Type of Document Dissertation Author Nimbarte, Ashish D. URN etd-06302009-221431 Title Modeling the Risk Factors Associated with the Neck Disorders During Manual Material Handling Tasks Degree Doctor of Philosophy (Ph.D.) Department Engineering Science (Interdepartmental Program) Advisory Committee
Advisor Name Title Fereydoun Aghazadeh Committee Chair Laura H. Ikuma Committee Member Sherif S Ishak Committee Member Thomas G Ray Committee Member Arnold G Nelson Dean's Representative Keywords
- Neck Disorders
- Biomechanical Modelling
Date of Defense 2009-04-29 Availability unrestricted AbstractWork-related musculoskeletal disorders (MSD) of the neck or cervical spine result in longer sick leaves, substantial levels of human suffering, and high costs for society. Epidemiological studies clearly indicate strong associations between MSD of the neck and the work activities requiring forceful arm exertions and heavy lifting. However, studies evaluating the loading of the cervical spine during forceful arm exertions and heavy lifting tasks are limited. Major neck muscles, the sternocleidomastoid and the upper trapezius, run parallel to the cervical spine and couple the shoulder to the skull. It was hypothesized that such anatomical orientation may require these muscles to play an active role in supporting the shoulder during lifting activities and thus affecting the compressive forces acting on the cervical spine.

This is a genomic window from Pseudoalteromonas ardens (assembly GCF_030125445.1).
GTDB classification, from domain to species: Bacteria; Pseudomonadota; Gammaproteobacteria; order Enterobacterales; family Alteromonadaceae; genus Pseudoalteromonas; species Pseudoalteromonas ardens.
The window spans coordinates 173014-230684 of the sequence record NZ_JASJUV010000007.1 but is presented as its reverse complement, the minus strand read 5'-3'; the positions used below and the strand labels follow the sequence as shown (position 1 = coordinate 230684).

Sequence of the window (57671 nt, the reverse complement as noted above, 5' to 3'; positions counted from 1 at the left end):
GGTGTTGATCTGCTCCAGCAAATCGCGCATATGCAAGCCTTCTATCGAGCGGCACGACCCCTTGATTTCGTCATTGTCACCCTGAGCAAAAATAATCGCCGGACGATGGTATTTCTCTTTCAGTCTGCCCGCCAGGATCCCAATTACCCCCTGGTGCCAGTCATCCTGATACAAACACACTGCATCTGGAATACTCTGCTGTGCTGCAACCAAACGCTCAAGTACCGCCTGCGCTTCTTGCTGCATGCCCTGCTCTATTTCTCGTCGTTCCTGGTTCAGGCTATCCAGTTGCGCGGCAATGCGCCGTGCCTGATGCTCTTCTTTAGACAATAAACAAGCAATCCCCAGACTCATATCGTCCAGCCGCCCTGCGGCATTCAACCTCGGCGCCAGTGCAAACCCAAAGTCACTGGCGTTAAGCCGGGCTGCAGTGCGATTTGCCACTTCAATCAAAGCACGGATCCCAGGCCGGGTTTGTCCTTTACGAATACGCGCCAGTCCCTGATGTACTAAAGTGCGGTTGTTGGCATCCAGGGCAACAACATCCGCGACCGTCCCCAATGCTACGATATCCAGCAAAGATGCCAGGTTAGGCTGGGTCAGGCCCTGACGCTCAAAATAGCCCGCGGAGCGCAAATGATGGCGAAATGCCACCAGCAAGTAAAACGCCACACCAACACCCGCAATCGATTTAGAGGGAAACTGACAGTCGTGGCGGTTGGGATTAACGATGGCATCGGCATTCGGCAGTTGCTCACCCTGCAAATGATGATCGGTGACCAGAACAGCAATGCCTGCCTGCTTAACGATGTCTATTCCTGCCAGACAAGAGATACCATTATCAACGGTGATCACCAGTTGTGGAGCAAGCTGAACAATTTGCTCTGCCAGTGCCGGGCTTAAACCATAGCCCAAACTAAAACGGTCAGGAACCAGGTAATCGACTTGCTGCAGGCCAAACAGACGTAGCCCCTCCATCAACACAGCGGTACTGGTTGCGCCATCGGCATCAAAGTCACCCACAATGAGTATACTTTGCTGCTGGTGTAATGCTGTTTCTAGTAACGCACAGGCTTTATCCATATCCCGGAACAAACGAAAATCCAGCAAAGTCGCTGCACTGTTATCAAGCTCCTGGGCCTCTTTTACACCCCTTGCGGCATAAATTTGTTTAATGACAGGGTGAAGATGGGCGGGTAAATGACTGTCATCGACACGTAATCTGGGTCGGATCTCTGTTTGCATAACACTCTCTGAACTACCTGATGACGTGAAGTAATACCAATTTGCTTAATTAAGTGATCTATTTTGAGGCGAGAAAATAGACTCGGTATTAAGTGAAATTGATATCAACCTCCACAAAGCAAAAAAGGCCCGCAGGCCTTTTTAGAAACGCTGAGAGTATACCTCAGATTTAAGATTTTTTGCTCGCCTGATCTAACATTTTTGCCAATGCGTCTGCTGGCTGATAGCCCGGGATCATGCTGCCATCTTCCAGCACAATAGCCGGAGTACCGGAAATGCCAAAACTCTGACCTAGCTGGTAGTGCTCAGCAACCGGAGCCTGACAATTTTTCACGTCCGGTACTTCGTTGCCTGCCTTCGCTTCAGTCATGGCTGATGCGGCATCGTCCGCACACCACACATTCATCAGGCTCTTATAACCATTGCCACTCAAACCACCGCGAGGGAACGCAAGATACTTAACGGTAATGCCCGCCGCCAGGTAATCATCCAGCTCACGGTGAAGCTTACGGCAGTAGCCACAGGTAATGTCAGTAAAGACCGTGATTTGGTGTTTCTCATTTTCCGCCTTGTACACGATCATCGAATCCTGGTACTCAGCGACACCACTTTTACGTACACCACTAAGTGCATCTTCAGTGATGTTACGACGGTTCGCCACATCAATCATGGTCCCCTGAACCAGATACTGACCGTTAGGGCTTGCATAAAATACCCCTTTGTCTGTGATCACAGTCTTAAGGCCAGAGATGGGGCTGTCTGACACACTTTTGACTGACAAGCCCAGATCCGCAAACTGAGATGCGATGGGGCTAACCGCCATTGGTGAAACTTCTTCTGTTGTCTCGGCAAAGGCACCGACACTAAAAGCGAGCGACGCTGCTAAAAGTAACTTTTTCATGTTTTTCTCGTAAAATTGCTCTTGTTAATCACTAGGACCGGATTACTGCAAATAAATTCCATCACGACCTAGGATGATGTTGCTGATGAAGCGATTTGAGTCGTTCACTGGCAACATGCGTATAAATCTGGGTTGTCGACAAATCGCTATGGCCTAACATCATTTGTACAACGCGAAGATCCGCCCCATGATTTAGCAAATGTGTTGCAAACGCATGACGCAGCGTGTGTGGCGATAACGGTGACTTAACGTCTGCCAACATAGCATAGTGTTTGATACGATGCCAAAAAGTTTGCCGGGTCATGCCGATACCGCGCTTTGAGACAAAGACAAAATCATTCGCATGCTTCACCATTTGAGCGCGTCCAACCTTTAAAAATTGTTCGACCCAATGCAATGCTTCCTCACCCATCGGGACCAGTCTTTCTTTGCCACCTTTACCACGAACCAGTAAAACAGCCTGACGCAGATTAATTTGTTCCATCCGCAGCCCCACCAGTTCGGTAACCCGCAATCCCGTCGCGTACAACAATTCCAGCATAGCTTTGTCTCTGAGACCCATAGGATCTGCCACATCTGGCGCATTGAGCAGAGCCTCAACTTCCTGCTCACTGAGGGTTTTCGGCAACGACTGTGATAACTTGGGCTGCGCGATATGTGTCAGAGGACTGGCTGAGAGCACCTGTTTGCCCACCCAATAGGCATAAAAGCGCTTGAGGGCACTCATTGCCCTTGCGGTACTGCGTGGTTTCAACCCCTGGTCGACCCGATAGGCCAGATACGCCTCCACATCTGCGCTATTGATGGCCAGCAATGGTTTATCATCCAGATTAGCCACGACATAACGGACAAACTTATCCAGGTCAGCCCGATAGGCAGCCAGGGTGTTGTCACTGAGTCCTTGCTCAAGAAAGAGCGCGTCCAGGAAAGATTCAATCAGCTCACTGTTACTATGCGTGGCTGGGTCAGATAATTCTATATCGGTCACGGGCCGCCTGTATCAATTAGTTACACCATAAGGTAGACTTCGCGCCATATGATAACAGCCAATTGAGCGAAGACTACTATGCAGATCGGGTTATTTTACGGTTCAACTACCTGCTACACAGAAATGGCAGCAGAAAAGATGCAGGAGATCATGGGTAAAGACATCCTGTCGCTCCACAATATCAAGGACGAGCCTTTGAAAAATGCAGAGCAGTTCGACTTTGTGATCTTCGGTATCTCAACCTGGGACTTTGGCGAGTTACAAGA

The loading of the cervical spine during a variety of manual material handling tasks was studied using electromyography (EMG) and biomechanical modeling techniques. In the EMG study, thirty healthy participants simulated isometric lifting, pushing, and pulling tasks at different heights (e.g., knuckle, elbow, shoulder, and overhead) exerting 25%, 50%, and 75% of their respective maximum static strengths in different neck postures (e.g., neutral, fully flexed, and fully extended neck postures). An increase in the weight significantly affected the activation of neck muscles (P<0.001). Independent of the weight lifted, the sternocleidomastoid showed the highest activation at the extended neck posture, while the upper trapezius showed the highest activation at the flexed neck posture (P<0.001). The activities of the neck muscles increased significantly with an increase in lifting height from elbow to shoulder to overhead (P<0.001).
A biomechanical model of the neck consisting of four bilateral pairs of muscles was formulated and a double optimization procedure was used to determine the forces generated by the neck muscles. The total compressive forces exerted by the four neck muscles at the C4-C5 level during isometric lifting task at elbow height were 72.6(19.4), 128.5(37.7), and 184.4(56.1) N, corresponding to the 25%, 50%, and 75% weight conditions.
The results of this study demonstrate that the neck muscles play an active role during lifting activities and may influence MSD development due to resulting physiological changes.
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